Millions of jobs lost in India… Really?
A dispassionate look at the facts reveals recent statistics on employment need to be balanced against over-hyped election rhetoric, writes India Inc. Founder & CEO Manoj Ladwa.
“There are three kinds of lies – lies, damned lies and statistics.”
Mark Twain popularised this saying, which he attributed to 19th century British Prime Minister Benjamin Disraeli. In this Indian election season, statistics are being bandied about by all sides, leaving many voters confused about the truth.
Recently, a controversy has broken out over a report in a financial daily that claimed the government has suppressed a National Sample and Survey Office (NSSO) report that said the unemployment rate in India was at a 45-year high of 6.1 per cent. This closely followed a report by the private sector Centre for Monitoring Indian Economy (CMIE) that claimed, among other things, 11 million jobs had been lost in 2018.
The Opposition latched on to these two reports to charge the government with having failed big time to create jobs.
How credible is this allegation?
A dispassionate look at the facts will show there is not enough material to reach any conclusion on employment, let alone one that puts the figure at a 45-year high.
For starters, the NSSO report being relied on by the Opposition is not even complete. “The periodic labour force survey (PLFS) report of NSSO is not yet finalised. It’s a draft report which has not been verified by the government,” Rajiv Kumar, Vice Chairman of Niti Aayog, the government’s official think tank, told the media recently.
Then, soon after the controversy over the leaked NSSO report surfaced, noted economist Ila Patnaik wrote: “Jobs data in India is notoriously bad and contradictory… simply agreeing on how to measure job growth in India is a well-nigh impossible task.” She added that the process followed in India is marred by flaws.
Just for the record, Ms Patnaik was appointed Principal Economic Advisor to the Government of India by the previous UPA government and had criticised the Modi government’s decision to demonetise high value currency notes. So, her views cannot be dismissed by proponents of the rising unemployment theory as those of someone sympathetic to the current government.
Then, as Indian Finance Minister Arun Jaitley wrote in his blog, it would strain economic logic to suggest that the world’s fastest-growing major economy was simultaneously also grappling with a four-and-a-half decade high unemployment crisis.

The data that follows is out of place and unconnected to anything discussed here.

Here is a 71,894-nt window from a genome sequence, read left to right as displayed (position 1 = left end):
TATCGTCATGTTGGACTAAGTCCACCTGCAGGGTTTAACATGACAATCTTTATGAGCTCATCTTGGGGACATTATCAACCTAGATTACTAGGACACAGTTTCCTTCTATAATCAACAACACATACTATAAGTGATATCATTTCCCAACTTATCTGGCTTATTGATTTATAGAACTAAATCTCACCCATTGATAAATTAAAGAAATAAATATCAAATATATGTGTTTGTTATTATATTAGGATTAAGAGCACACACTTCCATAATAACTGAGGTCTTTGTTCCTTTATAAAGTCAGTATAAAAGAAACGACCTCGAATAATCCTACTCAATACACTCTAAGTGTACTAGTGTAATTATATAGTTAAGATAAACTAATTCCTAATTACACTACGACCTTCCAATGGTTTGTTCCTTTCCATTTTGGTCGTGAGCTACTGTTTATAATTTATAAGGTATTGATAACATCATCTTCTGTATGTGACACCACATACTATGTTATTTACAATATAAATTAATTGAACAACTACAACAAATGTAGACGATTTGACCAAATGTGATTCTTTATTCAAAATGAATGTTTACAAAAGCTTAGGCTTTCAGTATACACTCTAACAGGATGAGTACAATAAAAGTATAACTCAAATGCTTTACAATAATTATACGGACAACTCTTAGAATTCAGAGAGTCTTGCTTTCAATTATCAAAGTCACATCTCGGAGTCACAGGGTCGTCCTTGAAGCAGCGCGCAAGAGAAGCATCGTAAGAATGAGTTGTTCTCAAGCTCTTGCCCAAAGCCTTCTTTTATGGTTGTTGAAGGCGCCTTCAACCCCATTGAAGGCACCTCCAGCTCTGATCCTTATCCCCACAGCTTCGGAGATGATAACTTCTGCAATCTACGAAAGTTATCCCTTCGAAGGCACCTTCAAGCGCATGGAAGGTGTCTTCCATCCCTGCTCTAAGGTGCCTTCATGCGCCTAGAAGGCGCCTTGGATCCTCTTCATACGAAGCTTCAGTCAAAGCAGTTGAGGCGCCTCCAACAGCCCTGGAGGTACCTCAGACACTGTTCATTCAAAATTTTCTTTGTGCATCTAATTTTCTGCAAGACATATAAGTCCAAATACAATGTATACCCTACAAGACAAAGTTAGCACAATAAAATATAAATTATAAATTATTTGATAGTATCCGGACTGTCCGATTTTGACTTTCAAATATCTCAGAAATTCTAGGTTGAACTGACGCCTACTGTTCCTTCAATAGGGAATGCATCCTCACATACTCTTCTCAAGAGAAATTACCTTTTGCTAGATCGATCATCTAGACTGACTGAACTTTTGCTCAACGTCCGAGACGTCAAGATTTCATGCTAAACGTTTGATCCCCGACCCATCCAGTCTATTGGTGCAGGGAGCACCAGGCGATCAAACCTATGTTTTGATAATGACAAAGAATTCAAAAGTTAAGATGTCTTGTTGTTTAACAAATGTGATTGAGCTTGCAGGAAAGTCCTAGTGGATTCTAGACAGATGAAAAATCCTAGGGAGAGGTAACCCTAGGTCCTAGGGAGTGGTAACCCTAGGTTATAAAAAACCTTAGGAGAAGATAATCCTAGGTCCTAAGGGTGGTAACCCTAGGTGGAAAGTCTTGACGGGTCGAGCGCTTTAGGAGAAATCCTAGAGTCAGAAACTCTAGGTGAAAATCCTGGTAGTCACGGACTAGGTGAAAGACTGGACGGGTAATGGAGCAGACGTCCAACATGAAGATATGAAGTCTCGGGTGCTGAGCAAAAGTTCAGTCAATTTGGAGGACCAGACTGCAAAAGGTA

Such a high unemployment rate would inevitably have led to serious social unrest and labour militancy across the country. Yet, India remains peaceful and industry is chugging along without any signs of labour unrest or industrial strife.
There is also a counter-view that the Opposition parties have completely ignored. A survey by the Confederation of Indian Industry (CII), India’s leading business association, showed 13.5-14.9 million jobs being created every year over the last four years. This survey covered more than 105,000 firms of varying sizes across 28 Indian states and from various sectors.
Provident fund (PF) records corroborate this finding. PF is a corpus to which every employee in the organised sector has to make a monthly contribution, matched by their employer, which they can withdraw at the time of retirement or in case of certain emergencies. Employees Provident Fund Organisation (EPFO) data shows 8 million jobs were created between September 2017 and September 2018.
There’s other supporting material as well. Over the past five years as many as 118 new mobile phone factories have come up in India. Is the Opposition trying to suggest that these are manned by robots? Then, apex IT industry association Nasscom’s data says India’s IT sector has created as many 873,000 jobs over this same period. That’s about 175,000 new jobs every year!
But let’s not forget: this is election season. I am certain that before the polls are over, more such controversies will surface and you will see more instances of seemingly credible information being used to tarnish opponents.
That’s part of the din of battle in every Indian election.